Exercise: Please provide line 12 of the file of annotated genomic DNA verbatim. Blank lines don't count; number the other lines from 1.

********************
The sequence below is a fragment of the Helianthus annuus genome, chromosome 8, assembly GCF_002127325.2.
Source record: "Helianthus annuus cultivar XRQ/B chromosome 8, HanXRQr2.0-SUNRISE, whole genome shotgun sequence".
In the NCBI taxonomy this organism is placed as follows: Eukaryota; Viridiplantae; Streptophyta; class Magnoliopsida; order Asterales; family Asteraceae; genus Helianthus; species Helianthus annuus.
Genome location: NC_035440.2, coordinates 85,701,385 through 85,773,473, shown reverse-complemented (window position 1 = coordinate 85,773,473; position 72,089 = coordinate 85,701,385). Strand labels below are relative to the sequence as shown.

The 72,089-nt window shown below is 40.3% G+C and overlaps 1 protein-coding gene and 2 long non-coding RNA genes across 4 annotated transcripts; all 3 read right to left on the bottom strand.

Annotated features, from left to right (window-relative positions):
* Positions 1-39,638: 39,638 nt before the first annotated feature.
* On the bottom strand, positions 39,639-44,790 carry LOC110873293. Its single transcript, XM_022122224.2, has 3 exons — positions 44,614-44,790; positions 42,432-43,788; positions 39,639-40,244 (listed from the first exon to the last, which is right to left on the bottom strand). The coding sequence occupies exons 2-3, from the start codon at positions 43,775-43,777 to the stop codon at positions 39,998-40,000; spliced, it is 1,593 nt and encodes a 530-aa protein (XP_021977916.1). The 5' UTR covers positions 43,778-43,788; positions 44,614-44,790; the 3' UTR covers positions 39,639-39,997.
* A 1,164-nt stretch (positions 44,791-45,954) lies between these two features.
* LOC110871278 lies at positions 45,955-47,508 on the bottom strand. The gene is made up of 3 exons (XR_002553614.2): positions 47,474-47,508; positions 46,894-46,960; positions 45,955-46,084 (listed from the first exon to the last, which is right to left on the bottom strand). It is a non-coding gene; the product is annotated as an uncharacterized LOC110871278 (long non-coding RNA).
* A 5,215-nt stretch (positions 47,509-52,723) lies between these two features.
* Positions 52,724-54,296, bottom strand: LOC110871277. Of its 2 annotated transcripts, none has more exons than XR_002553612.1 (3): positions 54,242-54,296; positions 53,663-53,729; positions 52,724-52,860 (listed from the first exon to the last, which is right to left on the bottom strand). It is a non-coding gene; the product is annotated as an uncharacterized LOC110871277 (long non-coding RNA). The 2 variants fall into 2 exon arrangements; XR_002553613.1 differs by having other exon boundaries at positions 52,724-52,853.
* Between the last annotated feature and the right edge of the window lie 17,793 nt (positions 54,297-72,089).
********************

* Positions 52,724-54,296, bottom strand: LOC110871277. Of its 2 annotated transcripts, none has more exons than XR_002553612.1 (3): positions 54,242-54,296; positions 53,663-53,729; positions 52,724-52,860 (listed from the first exon to the last, which is right to left on the bottom strand). It is a non-coding gene; the product is annotated as an uncharacterized LOC110871277 (long non-coding RNA). The 2 variants fall into 2 exon arrangements; XR_002553613.1 differs by having other exon boundaries at positions 52,724-52,853.